To do 16*16 from decimal to hex: echo 'ibase=10; obase=16; 16*16' | bc # prints: 100

You get the idea... Alternatively, run bc in interactive mode (see man page)

[ -n "$SSH_CLIENT" ] && export DISPLAY=$(echo $SSH_CLIENT | awk '{ print $1 }'):0.0
2010-04-14 08:19:37
User: GouNiNi
Functions: awk echo export
0

In some case, you need to use remote gui on servers or simple machines and it's boring to see "cannot open display on ..." if you forgot to export your display. Juste add this line in .bashrc on remote machine. Dont forget to allow remote client on your local X server :

xhost +
printf -v row "%${COLUMNS}s"; echo ${row// /#}
2010-04-13 21:56:46
User: dennisw
Functions: echo printf
Tags: tr tput printf
4

Pure Bash

This will print a row of characters the width of the screen without using any external executables. In some cases, COLUMNS may not be set. Here is an alternative that uses tput to generate a default if that's the case. And it still avoids using tr.

printf -v row "%${COLUMNS:-$(tput cols)}s"; echo ${row// /#}

The only disadvantage to either one is that they create a variable.

if cat /proc/cpuinfo | grep " lm " &> /dev/null; then echo "Got 64bit" ; fi
2010-04-10 15:31:58
User: xeor
Functions: cat echo grep
Tags: cpuinfo
4

Check if you have 64bit by looking for "lm" in cpuinfo. lm stands for "long mem". This can also be used without being root.

alias head='head -n $((${LINES:-`tput lines 2>/dev/null||echo -n 12`} - 2))'
26

Run the alias command, then issue

ps aux | head

and resize your terminal window (putty/console/hyperterm/xterm/etc) then issue the same command and you'll understand.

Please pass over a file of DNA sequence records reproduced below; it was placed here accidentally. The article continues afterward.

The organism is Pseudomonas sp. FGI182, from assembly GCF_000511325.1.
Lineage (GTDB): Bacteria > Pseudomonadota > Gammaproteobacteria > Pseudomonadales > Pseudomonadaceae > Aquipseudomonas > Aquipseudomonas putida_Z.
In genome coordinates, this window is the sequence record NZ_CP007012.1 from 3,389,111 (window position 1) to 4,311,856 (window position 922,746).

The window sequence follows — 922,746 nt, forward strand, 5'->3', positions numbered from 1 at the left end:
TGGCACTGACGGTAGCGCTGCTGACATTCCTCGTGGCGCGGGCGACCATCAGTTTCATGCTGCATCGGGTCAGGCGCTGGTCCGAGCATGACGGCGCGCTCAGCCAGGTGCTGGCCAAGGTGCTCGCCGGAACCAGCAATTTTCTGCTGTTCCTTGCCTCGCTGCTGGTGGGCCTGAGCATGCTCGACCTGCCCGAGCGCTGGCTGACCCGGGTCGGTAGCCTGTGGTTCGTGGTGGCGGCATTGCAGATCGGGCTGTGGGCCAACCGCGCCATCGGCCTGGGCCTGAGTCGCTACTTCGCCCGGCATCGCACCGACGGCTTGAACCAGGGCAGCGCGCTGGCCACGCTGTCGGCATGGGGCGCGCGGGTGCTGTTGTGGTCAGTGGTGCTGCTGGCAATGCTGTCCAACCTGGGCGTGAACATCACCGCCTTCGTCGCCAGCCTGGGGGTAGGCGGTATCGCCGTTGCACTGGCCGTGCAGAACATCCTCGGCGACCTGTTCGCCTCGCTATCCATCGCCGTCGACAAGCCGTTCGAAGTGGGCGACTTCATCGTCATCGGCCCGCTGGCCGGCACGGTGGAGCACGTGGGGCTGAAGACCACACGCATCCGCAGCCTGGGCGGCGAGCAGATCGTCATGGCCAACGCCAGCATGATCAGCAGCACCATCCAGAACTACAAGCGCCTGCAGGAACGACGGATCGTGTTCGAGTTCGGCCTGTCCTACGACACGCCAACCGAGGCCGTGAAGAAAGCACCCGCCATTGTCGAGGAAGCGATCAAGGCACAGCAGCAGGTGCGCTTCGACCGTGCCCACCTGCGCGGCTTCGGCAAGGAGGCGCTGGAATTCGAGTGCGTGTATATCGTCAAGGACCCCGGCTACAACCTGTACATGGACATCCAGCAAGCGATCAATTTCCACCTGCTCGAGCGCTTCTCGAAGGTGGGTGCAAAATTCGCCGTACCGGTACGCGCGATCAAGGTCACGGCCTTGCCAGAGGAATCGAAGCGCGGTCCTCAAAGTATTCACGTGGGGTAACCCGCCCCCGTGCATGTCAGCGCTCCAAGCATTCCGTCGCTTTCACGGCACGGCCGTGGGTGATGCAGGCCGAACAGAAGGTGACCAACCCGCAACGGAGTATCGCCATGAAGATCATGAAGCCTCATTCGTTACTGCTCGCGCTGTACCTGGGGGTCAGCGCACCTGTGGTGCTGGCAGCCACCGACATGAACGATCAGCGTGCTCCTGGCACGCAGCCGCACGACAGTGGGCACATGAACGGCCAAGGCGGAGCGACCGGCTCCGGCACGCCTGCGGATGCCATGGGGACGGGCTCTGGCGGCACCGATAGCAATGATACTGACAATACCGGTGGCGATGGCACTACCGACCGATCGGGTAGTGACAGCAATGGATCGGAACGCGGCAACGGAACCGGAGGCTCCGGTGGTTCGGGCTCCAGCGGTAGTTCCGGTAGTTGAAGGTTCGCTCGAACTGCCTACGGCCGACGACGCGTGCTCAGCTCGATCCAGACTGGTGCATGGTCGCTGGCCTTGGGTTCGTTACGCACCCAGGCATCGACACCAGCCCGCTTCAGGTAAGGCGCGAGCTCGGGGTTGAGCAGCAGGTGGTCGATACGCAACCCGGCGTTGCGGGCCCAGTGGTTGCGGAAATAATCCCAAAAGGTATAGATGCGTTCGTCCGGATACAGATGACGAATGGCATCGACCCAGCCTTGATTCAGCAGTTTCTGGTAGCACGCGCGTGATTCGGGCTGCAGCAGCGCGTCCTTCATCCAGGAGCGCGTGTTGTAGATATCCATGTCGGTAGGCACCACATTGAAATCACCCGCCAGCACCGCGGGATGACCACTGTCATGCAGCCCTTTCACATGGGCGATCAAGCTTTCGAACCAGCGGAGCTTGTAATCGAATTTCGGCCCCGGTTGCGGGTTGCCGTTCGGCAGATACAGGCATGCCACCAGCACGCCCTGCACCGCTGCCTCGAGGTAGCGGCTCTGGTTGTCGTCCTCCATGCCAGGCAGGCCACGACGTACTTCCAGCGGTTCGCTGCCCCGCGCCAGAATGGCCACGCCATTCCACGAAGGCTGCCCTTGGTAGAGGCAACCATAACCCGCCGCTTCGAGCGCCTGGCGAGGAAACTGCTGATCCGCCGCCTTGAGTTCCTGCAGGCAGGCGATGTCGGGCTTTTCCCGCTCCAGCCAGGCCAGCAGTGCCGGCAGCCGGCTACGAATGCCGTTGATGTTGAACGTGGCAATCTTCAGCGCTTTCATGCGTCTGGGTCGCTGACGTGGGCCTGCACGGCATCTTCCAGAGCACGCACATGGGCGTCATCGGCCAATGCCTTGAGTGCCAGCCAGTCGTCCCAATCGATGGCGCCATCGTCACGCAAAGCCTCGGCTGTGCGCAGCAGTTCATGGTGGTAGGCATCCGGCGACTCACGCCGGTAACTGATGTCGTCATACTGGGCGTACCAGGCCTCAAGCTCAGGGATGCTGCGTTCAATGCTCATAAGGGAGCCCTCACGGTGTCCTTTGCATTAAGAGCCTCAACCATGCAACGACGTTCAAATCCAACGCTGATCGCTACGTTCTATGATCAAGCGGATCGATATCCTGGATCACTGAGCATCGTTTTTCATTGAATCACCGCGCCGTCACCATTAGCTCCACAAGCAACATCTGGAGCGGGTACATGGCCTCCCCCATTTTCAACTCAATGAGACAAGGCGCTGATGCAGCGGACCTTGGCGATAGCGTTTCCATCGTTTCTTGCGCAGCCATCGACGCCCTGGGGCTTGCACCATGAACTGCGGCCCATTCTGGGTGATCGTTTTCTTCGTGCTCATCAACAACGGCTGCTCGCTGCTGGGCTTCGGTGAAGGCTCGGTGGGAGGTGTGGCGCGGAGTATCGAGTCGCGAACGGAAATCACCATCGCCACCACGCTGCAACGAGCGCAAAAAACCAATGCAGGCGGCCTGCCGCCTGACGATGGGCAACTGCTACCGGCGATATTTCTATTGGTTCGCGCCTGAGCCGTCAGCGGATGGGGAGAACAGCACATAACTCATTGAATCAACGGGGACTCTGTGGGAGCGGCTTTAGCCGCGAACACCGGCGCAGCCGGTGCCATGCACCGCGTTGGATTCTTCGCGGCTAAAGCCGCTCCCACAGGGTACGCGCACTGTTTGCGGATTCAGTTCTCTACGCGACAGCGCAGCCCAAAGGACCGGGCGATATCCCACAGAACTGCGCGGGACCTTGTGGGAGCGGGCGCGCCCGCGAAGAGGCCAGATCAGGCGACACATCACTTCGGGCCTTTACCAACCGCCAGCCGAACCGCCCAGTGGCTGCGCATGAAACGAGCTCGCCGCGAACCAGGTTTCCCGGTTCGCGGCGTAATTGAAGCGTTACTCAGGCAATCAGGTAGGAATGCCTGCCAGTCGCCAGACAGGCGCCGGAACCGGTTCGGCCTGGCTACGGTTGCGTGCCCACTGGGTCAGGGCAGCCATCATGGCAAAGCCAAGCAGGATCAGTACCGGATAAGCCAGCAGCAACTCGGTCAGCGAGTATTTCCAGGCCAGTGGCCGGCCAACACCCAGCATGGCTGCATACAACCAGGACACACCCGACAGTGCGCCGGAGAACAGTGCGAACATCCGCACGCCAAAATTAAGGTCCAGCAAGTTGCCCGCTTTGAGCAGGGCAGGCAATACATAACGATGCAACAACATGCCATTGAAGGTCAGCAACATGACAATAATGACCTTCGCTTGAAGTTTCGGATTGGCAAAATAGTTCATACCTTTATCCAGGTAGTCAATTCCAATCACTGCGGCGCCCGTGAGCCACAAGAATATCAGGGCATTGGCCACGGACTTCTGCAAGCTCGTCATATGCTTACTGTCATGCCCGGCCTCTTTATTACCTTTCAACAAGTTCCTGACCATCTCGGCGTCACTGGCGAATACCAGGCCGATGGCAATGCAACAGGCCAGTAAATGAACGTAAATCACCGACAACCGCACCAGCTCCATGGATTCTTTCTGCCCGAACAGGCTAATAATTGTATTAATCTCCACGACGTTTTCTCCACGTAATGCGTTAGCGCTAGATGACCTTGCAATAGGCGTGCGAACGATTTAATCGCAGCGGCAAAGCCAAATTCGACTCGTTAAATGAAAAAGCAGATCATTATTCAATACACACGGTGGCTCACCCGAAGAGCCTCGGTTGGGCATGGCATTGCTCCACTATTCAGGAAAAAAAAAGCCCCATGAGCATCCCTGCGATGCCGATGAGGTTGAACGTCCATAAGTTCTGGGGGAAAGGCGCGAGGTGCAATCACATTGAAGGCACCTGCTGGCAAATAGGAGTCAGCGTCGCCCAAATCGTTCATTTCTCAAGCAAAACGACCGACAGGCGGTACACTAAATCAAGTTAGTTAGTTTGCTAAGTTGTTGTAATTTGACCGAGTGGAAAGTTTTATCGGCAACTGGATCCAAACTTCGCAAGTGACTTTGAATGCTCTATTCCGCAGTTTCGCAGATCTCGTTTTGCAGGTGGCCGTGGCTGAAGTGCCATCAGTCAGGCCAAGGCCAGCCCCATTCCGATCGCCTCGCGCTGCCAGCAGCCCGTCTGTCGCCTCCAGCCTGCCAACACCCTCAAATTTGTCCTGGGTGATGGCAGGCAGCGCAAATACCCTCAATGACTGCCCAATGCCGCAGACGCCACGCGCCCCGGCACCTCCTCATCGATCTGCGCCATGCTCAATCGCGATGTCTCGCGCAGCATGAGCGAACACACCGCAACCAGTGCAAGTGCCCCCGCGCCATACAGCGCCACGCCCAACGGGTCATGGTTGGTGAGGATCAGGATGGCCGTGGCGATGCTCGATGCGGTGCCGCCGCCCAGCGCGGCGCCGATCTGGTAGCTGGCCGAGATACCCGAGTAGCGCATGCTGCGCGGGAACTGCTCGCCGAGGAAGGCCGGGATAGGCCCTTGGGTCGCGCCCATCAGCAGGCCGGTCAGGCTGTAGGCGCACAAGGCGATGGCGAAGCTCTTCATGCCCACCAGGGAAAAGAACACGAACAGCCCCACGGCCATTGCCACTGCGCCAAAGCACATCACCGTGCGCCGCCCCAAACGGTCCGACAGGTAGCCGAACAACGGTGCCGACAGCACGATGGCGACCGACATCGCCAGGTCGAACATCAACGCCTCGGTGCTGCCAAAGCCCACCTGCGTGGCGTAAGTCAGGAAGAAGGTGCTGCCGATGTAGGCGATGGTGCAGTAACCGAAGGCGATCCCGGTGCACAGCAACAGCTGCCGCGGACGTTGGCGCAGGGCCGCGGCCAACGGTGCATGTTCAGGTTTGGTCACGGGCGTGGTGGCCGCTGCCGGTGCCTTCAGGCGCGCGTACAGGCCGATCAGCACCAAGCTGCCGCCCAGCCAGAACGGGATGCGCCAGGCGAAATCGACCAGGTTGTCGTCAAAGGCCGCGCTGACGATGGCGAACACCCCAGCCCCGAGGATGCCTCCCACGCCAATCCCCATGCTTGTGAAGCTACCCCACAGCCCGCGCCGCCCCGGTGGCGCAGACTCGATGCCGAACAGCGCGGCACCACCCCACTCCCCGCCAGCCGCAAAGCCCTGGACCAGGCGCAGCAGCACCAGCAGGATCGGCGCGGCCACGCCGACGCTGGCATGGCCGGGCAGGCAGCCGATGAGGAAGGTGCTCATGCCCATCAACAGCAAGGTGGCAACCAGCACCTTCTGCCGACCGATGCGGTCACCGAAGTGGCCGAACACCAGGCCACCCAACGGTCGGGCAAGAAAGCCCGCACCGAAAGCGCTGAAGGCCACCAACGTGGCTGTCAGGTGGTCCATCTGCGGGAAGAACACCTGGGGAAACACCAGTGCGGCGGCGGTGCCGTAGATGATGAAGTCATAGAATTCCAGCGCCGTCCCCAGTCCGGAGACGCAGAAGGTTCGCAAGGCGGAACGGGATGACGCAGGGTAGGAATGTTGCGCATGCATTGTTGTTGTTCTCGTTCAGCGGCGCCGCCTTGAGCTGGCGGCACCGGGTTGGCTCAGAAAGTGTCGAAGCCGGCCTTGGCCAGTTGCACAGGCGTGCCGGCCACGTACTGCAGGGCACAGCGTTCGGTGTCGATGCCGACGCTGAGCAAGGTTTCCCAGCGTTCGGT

${LINES:-`tput lines 2>/dev/null||echo -n 12`}

Insructs the shell that if LINES is not set or null to use the output from `tput lines` ( ncurses based terminal access ) to get the number of lines in your terminal. But furthermore, in case that doesn't work either, it will default to using the deafault of 12 (-2 = 10).

The default for HEAD is to output the first 10 lines, this alias changes the default to output the first x lines instead, where x is the number of lines currently displayed on your terminal - 2. The -2 is there so that the top line displayed is the command you ran that used HEAD, ie the prompt.

Depending on whether your PS1 and/or PROMPT_COMMAND output more than 1 line (mine is 3) you will want to increase from -2. So with my prompt being the following, I need -7, or - 5 if I only want to display the commandline at the top. ( http://www.askapache.com/linux-unix/bash-power-prompt.html )

275MB/748MB

[7995:7993 - 0:186] 06:26:49 Thu Apr 08 [askapache@n1-backbone5:/dev/pts/0 +1] ~

In most shells the LINES variable is created automatically at login and updated when the terminal is resized (28 linux, 23/20 others for SIGWINCH) to contain the number of vertical lines that can fit in your terminal window. Because the alias doesn't hard-code the current LINES but relys on the $LINES variable, this is a dynamic alias that will always work on a tty device.

prefix="10.0.0" && for i in `seq 25`; do ping -c 1 $prefix.$i &> /dev/null && echo "Answer from: $prefix.$i" ; done
2010-04-07 17:17:21
User: xeor
Functions: echo ping
Tags: ping
-2

Not really an easier solution. But an example using && for (if last command returned 0). You can use || for (if last command returned other than 0)..

for i in `find /home/ -maxdepth 1 -type d`; do echo -n $i " ";find $i|wc -l; done
2010-04-07 05:33:49
User: shantanuo
Functions: echo wc
1

Find the number of files from each folder